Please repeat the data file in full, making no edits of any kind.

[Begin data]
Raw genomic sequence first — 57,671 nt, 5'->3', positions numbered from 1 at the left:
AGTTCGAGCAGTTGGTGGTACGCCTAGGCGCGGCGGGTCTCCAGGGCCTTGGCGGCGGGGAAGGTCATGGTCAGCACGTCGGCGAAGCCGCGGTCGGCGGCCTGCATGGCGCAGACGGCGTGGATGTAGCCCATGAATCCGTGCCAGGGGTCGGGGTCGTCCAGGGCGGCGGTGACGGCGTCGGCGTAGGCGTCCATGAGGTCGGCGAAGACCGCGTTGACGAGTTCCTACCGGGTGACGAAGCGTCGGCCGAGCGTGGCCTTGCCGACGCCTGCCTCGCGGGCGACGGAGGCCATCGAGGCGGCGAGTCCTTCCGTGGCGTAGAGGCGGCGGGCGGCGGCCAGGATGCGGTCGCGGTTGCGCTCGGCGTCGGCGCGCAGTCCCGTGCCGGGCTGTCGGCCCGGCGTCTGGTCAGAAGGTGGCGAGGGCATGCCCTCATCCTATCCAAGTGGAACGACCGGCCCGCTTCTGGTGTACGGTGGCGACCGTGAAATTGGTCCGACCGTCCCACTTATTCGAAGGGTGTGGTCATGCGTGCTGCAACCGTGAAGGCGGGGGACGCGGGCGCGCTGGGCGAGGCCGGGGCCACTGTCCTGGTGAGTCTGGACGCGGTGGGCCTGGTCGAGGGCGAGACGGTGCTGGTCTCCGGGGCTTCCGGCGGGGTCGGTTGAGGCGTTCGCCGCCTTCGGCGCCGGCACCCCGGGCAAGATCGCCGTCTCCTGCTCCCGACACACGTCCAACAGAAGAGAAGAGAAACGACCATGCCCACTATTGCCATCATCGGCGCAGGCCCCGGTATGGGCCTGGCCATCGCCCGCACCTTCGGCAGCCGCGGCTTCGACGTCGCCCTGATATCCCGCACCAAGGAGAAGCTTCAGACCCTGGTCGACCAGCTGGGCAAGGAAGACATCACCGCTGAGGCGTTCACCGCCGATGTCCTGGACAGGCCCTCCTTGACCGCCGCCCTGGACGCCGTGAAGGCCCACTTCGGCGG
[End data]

Raw genomic sequence first — 57,671 nt, 5'->3', positions numbered from 1 at the left:
AGTTCGAGCAGTTGGTGGTACGCCTAGGCGCGGCGGGTCTCCAGGGCCTTGGCGGCGGGGAAGGTCATGGTCAGCACGTCGGCGAAGCCGCGGTCGGCGGCCTGCATGGCGCAGACGGCGTGGATGTAGCCCATGAATCCGTGCCAGGGGTCGGGGTCGTCCAGGGCGGCGGTGACGGCGTCGGCGTAGGCGTCCATGAGGTCGGCGAAGACCGCGTTGACGAGTTCCTACCGGGTGACGAAGCGTCGGCCGAGCGTGGCCTTGCCGACGCCTGCCTCGCGGGCGACGGAGGCCATCGAGGCGGCGAGTCCTTCCGTGGCGTAGAGGCGGCGGGCGGCGGCCAGGATGCGGTCGCGGTTGCGCTCGGCGTCGGCGCGCAGTCCCGTGCCGGGCTGTCGGCCCGGCGTCTGGTCAGAAGGTGGCGAGGGCATGCCCTCATCCTATCCAAGTGGAACGACCGGCCCGCTTCTGGTGTACGGTGGCGACCGTGAAATTGGTCCGACCGTCCCACTTATTCGAAGGGTGTGGTCATGCGTGCTGCAACCGTGAAGGCGGGGGACGCGGGCGCGCTGGGCGAGGCCGGGGCCACTGTCCTGGTGAGTCTGGACGCGGTGGGCCTGGTCGAGGGCGAGACGGTGCTGGTCTCCGGGGCTTCCGGCGGGGTCGGTTGAGGCGTTCGCCGCCTTCGGCGCCGGCACCCCGGGCAAGATCGCCGTCTCCTGCTCCCGACACACGTCCAACAGAAGAGAAGAGAAACGACCATGCCCACTATTGCCATCATCGGCGCAGGCCCCGGTATGGGCCTGGCCATCGCCCGCACCTTCGGCAGCCGCGGCTTCGACGTCGCCCTGATATCCCGCACCAAGGAGAAGCTTCAGACCCTGGTCGACCAGCTGGGCAAGGAAGACATCACCGCTGAGGCGTTCACCGCCGATGTCCTGGACAGGCCCTCCTTGACCGCCGCCCTGGACGCCGTGAAGGCCCACTTCGGCGG